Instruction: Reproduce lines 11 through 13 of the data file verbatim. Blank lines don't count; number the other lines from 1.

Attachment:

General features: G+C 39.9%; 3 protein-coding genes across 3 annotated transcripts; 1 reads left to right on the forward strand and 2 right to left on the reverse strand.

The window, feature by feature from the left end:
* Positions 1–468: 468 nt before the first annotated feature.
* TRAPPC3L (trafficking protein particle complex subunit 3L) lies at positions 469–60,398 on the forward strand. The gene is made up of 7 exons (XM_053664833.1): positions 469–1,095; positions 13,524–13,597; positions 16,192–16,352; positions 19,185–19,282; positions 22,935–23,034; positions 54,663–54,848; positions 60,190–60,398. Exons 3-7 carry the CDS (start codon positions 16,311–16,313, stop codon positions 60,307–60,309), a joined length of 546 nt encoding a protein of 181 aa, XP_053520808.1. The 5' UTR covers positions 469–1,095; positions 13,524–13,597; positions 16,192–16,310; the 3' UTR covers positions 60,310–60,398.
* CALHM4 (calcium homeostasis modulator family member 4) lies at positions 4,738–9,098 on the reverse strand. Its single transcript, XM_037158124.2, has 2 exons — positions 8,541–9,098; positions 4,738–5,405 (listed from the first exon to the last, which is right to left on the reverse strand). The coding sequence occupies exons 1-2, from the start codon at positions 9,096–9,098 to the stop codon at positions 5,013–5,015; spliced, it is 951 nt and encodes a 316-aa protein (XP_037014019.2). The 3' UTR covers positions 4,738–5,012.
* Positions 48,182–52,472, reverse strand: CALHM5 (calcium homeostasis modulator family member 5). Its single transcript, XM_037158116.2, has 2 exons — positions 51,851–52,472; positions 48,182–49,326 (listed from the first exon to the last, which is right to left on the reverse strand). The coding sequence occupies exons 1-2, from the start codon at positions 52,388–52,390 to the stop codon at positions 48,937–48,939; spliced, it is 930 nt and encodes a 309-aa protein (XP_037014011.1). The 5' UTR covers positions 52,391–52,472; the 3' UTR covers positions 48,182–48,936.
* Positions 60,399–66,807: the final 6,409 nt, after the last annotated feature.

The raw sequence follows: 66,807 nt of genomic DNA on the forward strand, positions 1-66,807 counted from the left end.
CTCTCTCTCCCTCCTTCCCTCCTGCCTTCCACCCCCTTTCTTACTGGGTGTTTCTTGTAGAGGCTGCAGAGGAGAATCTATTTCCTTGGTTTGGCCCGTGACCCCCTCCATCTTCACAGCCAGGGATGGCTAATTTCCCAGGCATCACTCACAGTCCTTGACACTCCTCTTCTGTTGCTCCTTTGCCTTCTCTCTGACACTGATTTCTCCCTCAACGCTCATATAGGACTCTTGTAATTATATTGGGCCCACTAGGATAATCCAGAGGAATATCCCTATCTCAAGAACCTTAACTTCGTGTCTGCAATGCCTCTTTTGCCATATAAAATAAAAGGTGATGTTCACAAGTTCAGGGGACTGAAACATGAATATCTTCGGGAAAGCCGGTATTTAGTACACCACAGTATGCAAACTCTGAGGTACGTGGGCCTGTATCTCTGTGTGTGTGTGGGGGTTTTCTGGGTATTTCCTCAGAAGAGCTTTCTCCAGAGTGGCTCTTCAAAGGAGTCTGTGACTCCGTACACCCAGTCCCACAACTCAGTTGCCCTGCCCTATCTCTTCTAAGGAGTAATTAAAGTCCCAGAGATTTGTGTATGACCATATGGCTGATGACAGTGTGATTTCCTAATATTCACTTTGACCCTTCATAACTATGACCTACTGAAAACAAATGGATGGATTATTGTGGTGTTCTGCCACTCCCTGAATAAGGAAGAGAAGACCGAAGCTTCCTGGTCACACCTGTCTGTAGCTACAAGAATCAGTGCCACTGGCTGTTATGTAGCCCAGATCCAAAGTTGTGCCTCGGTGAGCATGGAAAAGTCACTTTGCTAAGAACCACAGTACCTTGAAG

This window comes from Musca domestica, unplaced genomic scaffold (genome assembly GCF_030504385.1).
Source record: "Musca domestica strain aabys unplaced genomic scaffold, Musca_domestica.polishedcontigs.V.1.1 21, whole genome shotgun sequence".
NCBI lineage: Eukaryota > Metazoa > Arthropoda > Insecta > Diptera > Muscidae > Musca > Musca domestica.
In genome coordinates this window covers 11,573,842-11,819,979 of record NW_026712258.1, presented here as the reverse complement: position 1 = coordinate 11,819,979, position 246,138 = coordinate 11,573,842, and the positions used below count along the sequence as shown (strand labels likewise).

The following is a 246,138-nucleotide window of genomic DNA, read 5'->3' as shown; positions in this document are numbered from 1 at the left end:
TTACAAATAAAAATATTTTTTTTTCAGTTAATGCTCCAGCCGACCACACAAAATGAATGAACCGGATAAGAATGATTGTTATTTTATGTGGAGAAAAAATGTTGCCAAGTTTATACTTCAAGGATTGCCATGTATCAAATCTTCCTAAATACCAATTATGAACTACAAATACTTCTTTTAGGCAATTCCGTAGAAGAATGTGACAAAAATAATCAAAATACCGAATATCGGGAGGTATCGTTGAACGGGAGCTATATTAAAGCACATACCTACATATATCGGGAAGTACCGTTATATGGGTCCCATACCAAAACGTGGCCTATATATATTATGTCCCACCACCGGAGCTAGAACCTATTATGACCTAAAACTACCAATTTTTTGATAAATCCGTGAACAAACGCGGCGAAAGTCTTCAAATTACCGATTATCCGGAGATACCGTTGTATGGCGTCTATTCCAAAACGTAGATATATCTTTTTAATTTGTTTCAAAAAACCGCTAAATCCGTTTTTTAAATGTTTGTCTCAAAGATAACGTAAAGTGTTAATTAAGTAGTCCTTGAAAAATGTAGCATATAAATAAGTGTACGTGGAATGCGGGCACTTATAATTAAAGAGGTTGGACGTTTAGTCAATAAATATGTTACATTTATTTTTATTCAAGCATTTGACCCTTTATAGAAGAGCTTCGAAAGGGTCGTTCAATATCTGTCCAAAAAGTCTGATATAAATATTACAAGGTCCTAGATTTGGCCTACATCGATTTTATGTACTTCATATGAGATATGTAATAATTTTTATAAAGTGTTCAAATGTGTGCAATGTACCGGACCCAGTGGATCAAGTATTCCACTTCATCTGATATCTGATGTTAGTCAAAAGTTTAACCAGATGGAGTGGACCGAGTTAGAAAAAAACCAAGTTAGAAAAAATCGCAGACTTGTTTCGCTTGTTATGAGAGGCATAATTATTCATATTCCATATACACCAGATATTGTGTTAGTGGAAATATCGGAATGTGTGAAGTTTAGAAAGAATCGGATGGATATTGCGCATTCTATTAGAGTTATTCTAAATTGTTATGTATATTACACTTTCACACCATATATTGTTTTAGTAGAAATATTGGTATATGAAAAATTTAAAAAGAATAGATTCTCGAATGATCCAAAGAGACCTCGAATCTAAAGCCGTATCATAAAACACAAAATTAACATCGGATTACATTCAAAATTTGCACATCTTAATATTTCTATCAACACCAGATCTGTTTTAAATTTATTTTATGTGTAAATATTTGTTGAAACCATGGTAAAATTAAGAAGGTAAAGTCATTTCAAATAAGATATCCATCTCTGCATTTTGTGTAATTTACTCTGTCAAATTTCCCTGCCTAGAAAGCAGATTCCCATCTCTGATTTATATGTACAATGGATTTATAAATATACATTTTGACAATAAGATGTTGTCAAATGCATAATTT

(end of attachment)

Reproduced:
Source record: "Musca domestica strain aabys unplaced genomic scaffold, Musca_domestica.polishedcontigs.V.1.1 21, whole genome shotgun sequence".
NCBI lineage: Eukaryota > Metazoa > Arthropoda > Insecta > Diptera > Muscidae > Musca > Musca domestica.
In genome coordinates this window covers 11,573,842-11,819,979 of record NW_026712258.1, presented here as the reverse complement: position 1 = coordinate 11,819,979, position 246,138 = coordinate 11,573,842, and the positions used below count along the sequence as shown (strand labels likewise).